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AIDS/LifeCycle: A fleet of riders, halfway to L.A.

June 9, 2010 |  8:44 pm

 Halfway 
On AIDS/LifeCycle, the word is "rider" -- not cyclist or biker, but rider. "Be safe, rider," goes the send-off each morning. (Wednesday, the ride's fourth day, found us camping in Santa Maria, more than halfway to L.A.) "Full stop, rider, then forward through the intersection," say the motorcycle-mounted volunteers at major crossings. "Welcome to lunch, riders" -- so it goes, through the day.

Aside from being easy to say quickly and at a yell, rider sounds a little gallant, as if this bicycling troupe of 2,000 were patrolling the roads of middle California rooting out thieves. But the gallantry of record here, the actual raising of money to treat people with AIDS and prevent its spread, was all finished by the time we left San Francisco on Sunday morning. Riding down the forearm of California -- like so many athletic endeavors -- is an act of nakedness and ambition, of risk.

The bicycle is an unfinished exoskeleton -- a metal prosthesis fitted (ideally) to the lengths and angles and posture of its owner but offering no added armor, no protection. In fact it only adds vulnerability to this colorful horde ranging from one coastal metropolis to another through strawberry fields in the Central Valley, through sore gusts of wind. For an acute increase in exposure it offers only -- in a trade-off that dawns on every 5-year-old as her parents first let go of the seat -- vaulting, unimaginable speed. (Anyone seeking proof of this description can seek out the descent on California 46 that -- after our fierce climb out of Paso Robles -- delivered us this morning to a day along the sea.) In a crash, a bike is only one in a chaos of hard foreign objects.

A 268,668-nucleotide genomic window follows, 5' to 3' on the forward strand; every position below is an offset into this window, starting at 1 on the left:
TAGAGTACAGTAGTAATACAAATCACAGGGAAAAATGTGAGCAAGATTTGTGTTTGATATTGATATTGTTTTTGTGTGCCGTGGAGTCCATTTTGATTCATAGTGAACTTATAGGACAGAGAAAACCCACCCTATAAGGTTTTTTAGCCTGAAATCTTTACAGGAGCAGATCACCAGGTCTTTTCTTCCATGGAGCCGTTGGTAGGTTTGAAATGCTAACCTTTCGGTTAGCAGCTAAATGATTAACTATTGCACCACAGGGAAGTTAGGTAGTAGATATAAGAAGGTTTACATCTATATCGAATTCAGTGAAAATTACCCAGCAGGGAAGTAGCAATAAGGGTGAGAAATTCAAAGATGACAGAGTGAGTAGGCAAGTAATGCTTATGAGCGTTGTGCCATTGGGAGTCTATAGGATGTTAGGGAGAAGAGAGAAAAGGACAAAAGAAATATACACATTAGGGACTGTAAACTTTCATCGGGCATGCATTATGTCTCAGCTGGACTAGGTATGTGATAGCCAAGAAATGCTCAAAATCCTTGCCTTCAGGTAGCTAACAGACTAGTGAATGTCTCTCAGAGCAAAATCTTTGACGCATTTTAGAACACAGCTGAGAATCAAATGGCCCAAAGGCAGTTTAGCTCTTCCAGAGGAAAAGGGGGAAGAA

TentsBut for all its danger, the bike is also an affirmation of freedom, of strength, even of recovery. Over and over this week I've heard stories of coming to this ride that combine a loss -- often the AIDS-caused death of someone loved -- with a decision to reverse one's own physical decline, however mild (or potentially severe -- the Positive Pedalers, a group of HIV-positive cyclists, have a highly visible presence on the ride). For many people, the ride is no mere demonstration of commitment to "fighting AIDS." It's a lever, flipping the sentiments that accompany loss and failure into a tangible dividend for the suffering. Just as the bicycle lends a new scale to our physical movement, the ride multiplies our hope.

At day's end Wednesday, we had 200 miles ahead of us. The persistent doubts that accompanied the first half of the ride for a first-timer are gone, washed away in success and exhaustion. Tomorrow many of the riders will don red dresses, and we'll speed on to Lompoc.

-- Michael Owen

Above: AIDS/LifeCycle participants at an overlook on California 46 pose for "Halfway to L.A." photos. Left: A sea of tents in camp at the fairgrounds in Paso Robles. Credit: Michael Owen

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